Could be icy. If there’s been snow in the weeks before the hike the trails might be icy. If it seems like they’d be dangerously icy we’d change the plan for the hike.
This hike is a shortened version of our Nine-Eyes Tower trail. We’ll see a lot of the same scenery, but we’ll skip the super-tough scramble up to the Nine-Eyes Tower.
Starting off at one of the smaller villages in the Jiankou area, we’ll warm up with a slow climb up into the hills, following little paths that the villagers use to get to the fields where they grow their corn and chestnuts.
The trail takes us up into a forested area, and through pastures that were used to farm cows. The stonewall cattle pens are still in evidence, although hidden in the undergrowth. The long grass is a good sign that there haven’t been any cows in here for quite a while!
Passing old stone walls and terraces, the trail starts to get steep again as the Great Wall comes into view on the ridgeline above.
At the top of the trail is Er Dao Bian Tower, the start of the Nine-Eyes tower loop. Er Dao Bian roughly translates as ‘Two Roads On Each Side,’ and at this point in the hike we’ll be at approximately 900m above sea level.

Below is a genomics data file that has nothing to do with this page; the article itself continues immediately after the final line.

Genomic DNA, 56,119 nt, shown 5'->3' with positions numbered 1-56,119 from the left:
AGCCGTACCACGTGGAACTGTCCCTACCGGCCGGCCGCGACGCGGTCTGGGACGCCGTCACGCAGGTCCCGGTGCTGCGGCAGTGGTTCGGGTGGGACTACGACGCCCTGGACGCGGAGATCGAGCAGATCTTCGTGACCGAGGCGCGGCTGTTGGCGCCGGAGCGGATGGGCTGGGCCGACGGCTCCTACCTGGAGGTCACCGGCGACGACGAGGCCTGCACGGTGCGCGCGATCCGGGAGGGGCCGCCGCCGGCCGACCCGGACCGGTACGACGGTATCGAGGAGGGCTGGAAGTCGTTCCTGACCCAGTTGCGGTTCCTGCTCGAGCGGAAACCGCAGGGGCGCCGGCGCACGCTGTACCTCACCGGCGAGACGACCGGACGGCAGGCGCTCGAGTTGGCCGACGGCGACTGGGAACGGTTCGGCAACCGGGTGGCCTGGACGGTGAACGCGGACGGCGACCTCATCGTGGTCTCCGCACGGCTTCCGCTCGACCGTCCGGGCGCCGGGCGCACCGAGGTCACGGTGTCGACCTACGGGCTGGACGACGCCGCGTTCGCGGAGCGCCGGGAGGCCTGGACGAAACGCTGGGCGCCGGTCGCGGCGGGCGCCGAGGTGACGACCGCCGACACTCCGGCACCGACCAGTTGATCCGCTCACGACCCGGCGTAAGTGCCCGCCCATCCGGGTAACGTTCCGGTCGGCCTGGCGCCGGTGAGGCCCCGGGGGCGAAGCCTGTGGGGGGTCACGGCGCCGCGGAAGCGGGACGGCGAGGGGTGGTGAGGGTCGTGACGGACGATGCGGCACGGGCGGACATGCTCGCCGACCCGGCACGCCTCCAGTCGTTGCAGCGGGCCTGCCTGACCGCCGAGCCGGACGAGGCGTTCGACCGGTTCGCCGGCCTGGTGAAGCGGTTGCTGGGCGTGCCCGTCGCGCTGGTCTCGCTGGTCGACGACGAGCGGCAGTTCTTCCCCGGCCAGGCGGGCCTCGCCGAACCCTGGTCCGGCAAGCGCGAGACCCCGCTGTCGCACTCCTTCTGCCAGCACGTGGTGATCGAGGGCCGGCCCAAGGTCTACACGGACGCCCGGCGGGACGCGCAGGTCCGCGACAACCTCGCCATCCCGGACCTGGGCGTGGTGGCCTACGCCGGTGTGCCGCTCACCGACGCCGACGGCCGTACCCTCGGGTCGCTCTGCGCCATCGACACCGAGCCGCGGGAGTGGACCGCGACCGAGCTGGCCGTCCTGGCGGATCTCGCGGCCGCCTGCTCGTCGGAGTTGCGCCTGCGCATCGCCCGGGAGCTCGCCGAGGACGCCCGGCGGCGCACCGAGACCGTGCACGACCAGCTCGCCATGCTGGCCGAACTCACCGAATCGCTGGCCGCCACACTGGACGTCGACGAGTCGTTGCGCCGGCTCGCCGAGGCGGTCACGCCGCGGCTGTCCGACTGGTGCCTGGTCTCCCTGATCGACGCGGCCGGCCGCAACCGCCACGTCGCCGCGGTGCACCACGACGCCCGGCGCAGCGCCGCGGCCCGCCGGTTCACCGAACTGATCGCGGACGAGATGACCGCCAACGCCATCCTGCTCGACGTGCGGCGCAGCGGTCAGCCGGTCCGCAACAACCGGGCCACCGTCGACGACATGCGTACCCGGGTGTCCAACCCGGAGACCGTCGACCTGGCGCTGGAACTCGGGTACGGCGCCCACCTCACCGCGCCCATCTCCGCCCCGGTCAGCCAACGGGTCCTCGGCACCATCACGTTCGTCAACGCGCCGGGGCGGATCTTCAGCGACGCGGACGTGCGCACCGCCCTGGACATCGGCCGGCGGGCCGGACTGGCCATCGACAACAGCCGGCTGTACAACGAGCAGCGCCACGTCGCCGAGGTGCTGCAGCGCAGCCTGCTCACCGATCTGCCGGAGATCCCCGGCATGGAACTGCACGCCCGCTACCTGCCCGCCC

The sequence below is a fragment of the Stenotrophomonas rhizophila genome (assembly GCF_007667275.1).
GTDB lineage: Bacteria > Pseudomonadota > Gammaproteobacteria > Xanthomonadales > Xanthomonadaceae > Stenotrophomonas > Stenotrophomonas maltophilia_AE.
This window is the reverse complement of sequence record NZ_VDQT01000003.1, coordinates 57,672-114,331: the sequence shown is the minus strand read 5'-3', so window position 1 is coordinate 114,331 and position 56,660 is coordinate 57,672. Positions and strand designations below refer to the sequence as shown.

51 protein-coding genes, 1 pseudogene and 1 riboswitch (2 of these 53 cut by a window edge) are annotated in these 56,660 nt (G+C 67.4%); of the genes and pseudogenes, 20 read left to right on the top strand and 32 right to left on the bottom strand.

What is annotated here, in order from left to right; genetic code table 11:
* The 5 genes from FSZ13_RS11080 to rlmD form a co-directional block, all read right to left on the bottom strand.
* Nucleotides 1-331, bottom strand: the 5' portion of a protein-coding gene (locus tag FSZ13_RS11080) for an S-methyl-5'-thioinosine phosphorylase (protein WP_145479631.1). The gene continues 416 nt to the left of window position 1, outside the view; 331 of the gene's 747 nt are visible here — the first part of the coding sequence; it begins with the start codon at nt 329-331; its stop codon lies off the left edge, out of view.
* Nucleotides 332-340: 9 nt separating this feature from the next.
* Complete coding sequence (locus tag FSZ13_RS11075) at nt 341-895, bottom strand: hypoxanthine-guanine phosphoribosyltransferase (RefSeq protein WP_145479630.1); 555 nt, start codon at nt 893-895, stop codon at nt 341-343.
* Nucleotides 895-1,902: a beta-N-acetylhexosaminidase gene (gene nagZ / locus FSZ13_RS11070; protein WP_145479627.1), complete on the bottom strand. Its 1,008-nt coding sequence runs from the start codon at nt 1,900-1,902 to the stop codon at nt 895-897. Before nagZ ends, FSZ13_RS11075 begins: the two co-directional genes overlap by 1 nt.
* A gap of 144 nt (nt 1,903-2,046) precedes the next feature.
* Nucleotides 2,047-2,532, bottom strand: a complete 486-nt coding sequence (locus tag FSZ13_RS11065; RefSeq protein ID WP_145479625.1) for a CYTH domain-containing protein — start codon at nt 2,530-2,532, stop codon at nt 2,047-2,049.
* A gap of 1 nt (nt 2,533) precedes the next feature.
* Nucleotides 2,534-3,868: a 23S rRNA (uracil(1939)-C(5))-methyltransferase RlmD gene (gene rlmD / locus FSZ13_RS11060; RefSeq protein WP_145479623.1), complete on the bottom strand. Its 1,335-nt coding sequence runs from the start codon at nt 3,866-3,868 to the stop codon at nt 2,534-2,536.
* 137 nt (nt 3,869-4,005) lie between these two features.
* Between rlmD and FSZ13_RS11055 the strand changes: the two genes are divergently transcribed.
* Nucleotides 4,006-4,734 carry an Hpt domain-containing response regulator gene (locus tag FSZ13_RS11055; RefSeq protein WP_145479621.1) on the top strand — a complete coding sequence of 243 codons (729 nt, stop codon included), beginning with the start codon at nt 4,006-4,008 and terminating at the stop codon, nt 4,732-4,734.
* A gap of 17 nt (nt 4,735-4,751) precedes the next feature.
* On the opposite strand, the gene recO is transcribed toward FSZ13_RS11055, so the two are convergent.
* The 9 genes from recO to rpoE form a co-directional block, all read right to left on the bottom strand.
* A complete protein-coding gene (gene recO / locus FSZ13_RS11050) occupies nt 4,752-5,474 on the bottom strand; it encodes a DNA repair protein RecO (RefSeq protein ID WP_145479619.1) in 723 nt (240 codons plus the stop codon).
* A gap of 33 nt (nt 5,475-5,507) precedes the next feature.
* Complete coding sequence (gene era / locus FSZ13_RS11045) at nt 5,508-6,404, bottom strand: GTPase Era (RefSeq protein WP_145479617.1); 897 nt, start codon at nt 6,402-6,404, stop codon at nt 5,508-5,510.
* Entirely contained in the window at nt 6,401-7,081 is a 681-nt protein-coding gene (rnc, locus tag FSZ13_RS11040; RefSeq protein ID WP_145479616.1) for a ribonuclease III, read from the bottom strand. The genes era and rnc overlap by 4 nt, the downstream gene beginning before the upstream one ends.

From here, we’ll follow the wall south towards the Chinese Knot section, passing around and over ten towers. The first four towers are not in the best condition, and the trail we take sometimes skirts around sections that are too steep or too broken to walk on, and it’s in this part where we’ll find the trickiest descent of the hike.
After a while we’ll be back on to solid footing, and we’ll get excellent views of the Big West Wall: solid and uncommonly tall foundations made of huge carved rocks topped with Ming Dynasty (1368–1644) brickwork and towers.
On a clear day we’ll be able to see how much Great Wall is in this area – rather a lot! – and we can sometimes see all the way over to Mutianyu, a famous tourist section of Great Wall.
At the tenth tower, we’ll leave the wall and follow a trail back to Xizhazi Village – steep and slippery at the beginning, flattening out as we pass through a lovely forested area and the villagers’ orchards and fields.
What to bring on this hike
- Lunch and snacks to eat while hiking
- Warm clothes, gloves, and a hat
- Rain jacket or poncho just in case
- Good hiking boots
- (Click here to read our full What to Bring on a Hike list)
Reasons you might not enjoy this hike
- There are some tricky ups and downs on quite loose footing that will not be enjoyable if you don’t like heights or don’t have shoes with good grip.
- The trail could be brushy and scratchy in places.
- The stretch of wall we follow is about 2km in length, out of a total 6km for the whole hike. You’ll see a lot of wall, but you’ll be on top of it for about 2km